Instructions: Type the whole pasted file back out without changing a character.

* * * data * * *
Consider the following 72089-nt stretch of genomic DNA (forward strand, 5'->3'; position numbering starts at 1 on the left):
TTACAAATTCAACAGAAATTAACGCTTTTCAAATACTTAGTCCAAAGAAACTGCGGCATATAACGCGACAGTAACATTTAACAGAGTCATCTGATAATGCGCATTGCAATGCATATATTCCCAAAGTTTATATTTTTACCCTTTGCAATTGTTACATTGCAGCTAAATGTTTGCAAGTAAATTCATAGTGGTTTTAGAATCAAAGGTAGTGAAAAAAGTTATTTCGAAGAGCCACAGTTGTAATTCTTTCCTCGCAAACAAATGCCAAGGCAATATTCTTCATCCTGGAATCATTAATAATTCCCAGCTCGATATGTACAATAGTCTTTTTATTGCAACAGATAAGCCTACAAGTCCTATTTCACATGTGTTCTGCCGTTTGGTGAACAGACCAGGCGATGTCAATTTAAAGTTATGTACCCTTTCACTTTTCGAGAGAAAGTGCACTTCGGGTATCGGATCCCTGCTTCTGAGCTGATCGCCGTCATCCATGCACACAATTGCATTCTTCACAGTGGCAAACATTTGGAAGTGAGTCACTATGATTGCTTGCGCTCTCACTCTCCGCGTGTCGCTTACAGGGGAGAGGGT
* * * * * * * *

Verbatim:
Consider the following 72089-nt stretch of genomic DNA (forward strand, 5'->3'; position numbering starts at 1 on the left):
TTACAAATTCAACAGAAATTAACGCTTTTCAAATACTTAGTCCAAAGAAACTGCGGCATATAACGCGACAGTAACATTTAACAGAGTCATCTGATAATGCGCATTGCAATGCATATATTCCCAAAGTTTATATTTTTACCCTTTGCAATTGTTACATTGCAGCTAAATGTTTGCAAGTAAATTCATAGTGGTTTTAGAATCAAAGGTAGTGAAAAAAGTTATTTCGAAGAGCCACAGTTGTAATTCTTTCCTCGCAAACAAATGCCAAGGCAATATTCTTCATCCTGGAATCATTAATAATTCCCAGCTCGATATGTACAATAGTCTTTTTATTGCAACAGATAAGCCTACAAGTCCTATTTCACATGTGTTCTGCCGTTTGGTGAACAGACCAGGCGATGTCAATTTAAAGTTATGTACCCTTTCACTTTTCGAGAGAAAGTGCACTTCGGGTATCGGATCCCTGCTTCTGAGCTGATCGCCGTCATCCATGCACACAATTGCATTCTTCACAGTGGCAAACATTTGGAAGTGAGTCACTATGATTGCTTGCGCTCTCACTCTCCGCGTGTCGCTTACAGGGGAGAGGGT